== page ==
Song Sparrows are one of our most widespread and common sparrows. A wooden fence created a pleasing blurring in the lower part of this photo. © Alan Burger

Ruby-crowned Kinglets are a difficult species to photograph. They are small and almost constantly on the move among the foliage. Tunkwa Provinicial Park, 2 October 2021. © Alan Burger

A trip to Vancouver Island allowed me to stop over at Blackie Spit, White Rock near Vancouver. I was there at high tide and the Dunlin were all resting. This is part of a dense flock that I estimated had over 2,000 Dunlin in it. 27 October 2021. © Alan Burger

On the same trip I enjoyed a day of ocean kayaking off Nanaimo and encountered this mixed flock of Dunlin and the larger yellow-legged Surfbirds roosting at high tide. 28 October 2021. © Alan Burger

During the Kamloops Christmas Bird Count my companion and I were attracted to this heavily pecked Douglas-fir tree. A female Pileated Woodpecker and a male Hairy Woodpecker were adding to the damage with a female Hairy out of the picture. Inks Lake area, Kamloops, 19 December 2021. © Alan Burger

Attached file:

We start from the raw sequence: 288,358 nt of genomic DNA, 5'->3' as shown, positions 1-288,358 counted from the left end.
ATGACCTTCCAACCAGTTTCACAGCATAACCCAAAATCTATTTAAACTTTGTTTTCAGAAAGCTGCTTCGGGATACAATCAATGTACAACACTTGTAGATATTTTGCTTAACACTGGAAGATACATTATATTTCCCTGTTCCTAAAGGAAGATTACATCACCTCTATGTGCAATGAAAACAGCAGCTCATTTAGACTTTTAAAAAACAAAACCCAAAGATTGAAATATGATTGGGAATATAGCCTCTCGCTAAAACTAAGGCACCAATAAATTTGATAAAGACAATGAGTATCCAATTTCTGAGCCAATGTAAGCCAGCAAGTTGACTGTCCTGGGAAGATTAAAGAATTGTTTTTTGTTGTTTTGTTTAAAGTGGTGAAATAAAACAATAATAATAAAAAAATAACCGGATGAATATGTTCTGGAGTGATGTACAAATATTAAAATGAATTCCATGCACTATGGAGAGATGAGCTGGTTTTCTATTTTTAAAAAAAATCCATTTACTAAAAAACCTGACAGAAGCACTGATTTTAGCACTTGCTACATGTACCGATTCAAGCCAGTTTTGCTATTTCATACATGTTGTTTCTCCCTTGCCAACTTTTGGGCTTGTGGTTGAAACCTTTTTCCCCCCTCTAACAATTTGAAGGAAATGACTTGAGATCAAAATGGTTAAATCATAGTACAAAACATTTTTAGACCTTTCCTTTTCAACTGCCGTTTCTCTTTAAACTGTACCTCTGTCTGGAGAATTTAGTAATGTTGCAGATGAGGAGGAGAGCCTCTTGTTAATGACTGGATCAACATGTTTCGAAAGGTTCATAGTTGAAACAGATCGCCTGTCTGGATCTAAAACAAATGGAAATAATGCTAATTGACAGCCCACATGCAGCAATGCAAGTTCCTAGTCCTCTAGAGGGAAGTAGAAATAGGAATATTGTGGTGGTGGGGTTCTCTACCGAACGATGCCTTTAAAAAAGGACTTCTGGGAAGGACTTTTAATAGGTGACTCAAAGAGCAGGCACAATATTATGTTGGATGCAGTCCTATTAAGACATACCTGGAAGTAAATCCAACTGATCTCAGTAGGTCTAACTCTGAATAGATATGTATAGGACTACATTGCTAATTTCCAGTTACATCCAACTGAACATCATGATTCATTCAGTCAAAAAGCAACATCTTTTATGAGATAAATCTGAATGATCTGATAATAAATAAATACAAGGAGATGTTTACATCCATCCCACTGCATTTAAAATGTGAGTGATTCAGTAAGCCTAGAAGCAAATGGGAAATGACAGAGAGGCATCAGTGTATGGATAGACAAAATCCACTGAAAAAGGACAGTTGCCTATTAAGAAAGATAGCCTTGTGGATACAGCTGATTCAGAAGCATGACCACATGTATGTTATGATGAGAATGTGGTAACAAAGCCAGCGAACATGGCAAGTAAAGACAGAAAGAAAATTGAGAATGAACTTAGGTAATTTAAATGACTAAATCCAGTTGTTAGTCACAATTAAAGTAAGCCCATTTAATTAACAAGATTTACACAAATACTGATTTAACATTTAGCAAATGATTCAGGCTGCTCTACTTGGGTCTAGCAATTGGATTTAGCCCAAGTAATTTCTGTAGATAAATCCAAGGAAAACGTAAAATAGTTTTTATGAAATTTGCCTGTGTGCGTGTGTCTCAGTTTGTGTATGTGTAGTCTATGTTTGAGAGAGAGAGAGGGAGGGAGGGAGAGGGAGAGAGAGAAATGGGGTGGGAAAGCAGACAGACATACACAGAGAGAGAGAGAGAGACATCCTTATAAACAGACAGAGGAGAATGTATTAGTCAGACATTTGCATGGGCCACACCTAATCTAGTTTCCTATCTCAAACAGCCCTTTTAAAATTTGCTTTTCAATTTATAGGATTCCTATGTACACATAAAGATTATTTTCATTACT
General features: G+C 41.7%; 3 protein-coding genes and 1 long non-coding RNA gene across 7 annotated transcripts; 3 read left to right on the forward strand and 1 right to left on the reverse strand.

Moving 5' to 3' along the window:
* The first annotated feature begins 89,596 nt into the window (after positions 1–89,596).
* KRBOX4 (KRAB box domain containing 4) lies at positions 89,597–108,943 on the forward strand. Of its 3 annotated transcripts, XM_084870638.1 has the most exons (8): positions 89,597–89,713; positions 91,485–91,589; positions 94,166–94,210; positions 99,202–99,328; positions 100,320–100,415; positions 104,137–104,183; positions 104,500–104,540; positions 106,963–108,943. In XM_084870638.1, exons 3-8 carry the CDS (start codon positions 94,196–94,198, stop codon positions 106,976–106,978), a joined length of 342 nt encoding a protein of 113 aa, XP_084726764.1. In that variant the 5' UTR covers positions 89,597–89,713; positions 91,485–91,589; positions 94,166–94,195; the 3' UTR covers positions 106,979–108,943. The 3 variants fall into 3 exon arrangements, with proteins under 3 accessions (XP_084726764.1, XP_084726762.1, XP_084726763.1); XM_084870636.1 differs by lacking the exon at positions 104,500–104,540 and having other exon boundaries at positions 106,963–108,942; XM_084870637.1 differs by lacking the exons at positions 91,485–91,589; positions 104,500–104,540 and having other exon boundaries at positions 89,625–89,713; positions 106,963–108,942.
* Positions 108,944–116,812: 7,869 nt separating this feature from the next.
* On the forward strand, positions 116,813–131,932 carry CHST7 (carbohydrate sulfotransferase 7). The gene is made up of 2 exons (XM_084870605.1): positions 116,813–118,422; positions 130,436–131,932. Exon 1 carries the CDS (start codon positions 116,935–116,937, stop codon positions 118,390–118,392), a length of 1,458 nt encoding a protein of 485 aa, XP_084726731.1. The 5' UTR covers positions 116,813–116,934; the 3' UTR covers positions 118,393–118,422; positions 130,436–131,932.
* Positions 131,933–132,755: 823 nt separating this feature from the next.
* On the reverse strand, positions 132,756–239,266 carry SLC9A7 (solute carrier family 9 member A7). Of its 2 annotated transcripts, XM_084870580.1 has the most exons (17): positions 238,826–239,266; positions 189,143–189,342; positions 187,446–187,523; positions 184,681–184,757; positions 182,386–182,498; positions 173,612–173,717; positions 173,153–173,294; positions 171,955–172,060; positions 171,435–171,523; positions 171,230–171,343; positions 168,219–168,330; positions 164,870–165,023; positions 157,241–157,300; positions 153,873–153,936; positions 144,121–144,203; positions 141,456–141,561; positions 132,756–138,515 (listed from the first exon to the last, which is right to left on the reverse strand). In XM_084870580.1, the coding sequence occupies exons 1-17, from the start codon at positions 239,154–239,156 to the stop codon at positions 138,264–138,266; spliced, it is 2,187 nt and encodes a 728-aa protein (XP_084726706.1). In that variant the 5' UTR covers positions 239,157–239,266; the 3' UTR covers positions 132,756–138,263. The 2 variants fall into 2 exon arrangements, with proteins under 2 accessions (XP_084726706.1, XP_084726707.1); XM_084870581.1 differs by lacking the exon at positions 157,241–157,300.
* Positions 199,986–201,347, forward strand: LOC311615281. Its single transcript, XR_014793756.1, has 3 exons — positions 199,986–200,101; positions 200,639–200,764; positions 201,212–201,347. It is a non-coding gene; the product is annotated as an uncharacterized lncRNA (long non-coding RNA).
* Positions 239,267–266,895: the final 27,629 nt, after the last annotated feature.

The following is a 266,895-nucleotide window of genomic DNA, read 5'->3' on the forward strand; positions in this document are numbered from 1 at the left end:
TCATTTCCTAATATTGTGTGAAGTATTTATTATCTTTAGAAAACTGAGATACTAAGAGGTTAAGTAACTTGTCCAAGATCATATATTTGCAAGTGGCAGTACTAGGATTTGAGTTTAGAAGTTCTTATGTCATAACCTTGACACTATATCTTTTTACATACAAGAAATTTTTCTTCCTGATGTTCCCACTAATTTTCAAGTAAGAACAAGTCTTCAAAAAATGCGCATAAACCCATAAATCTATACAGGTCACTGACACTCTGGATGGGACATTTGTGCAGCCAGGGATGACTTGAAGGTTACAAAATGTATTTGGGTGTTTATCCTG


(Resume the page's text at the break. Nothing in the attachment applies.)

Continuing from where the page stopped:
In the same Inks Lake area we encountered a mixed flock of Mountain Chickadees, Red-breasted Nuthatches and White-breasted Nuthatches. Here is one of the two White-breasted Nuthatches – they are uncommon in our area and these were the only ones recorded in the Kamloops Christmas Bird Count this year. 19 December 2021. © Alan Burger



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Mamit Lake Wildlife – September & October 2021

I managed only one kayaking excursion in September on Mamit Lake, near my home at Logan Lake town – on the 2nd of the month. As is usual for early fall, the lake had abundant waterfowl and shorebirds. In total I recorded 44 species of birds while paddling the lake perimeter – about 8 km. A highlight was to see a young river otter – but it was too quick for me to get a photo. Loads of migrating Yellow-rumped Warblers were in the bushes around the lake and these had attracted a Merlin and a Sharp-shinned Hawk.